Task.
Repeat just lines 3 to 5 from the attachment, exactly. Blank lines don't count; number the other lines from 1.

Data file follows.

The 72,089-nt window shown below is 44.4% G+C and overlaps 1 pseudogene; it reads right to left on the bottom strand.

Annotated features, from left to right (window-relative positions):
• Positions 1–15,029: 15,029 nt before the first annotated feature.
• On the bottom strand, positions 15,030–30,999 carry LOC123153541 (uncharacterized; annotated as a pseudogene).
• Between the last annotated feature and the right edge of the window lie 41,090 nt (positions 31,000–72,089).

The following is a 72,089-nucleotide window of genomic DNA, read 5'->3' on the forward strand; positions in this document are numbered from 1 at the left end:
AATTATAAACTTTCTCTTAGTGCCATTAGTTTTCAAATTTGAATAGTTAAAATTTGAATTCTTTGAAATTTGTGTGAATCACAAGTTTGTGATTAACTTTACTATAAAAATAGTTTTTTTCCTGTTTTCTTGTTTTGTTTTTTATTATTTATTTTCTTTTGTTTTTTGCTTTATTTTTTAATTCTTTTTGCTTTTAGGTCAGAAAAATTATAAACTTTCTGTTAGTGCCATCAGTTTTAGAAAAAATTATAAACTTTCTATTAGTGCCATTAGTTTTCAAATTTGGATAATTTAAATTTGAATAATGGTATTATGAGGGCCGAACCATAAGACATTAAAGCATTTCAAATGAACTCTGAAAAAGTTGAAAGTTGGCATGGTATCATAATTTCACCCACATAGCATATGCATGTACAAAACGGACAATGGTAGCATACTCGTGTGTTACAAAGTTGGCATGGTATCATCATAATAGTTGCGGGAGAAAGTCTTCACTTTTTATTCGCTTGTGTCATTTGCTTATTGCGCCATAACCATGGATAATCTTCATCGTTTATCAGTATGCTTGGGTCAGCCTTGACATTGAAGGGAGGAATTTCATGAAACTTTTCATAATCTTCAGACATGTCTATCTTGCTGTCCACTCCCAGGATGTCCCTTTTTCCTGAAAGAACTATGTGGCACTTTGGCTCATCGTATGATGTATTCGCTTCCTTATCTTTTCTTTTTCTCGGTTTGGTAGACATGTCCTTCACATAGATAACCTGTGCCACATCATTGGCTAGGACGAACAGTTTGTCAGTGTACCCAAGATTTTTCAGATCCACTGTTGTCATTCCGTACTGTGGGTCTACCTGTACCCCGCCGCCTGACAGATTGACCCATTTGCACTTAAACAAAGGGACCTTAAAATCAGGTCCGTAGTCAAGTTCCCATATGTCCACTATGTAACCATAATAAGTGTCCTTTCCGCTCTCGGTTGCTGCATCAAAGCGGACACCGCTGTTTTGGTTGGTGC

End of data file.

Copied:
• Positions 1–15,029: 15,029 nt before the first annotated feature.
• On the bottom strand, positions 15,030–30,999 carry LOC123153541 (uncharacterized; annotated as a pseudogene).
• Between the last annotated feature and the right edge of the window lie 41,090 nt (positions 31,000–72,089).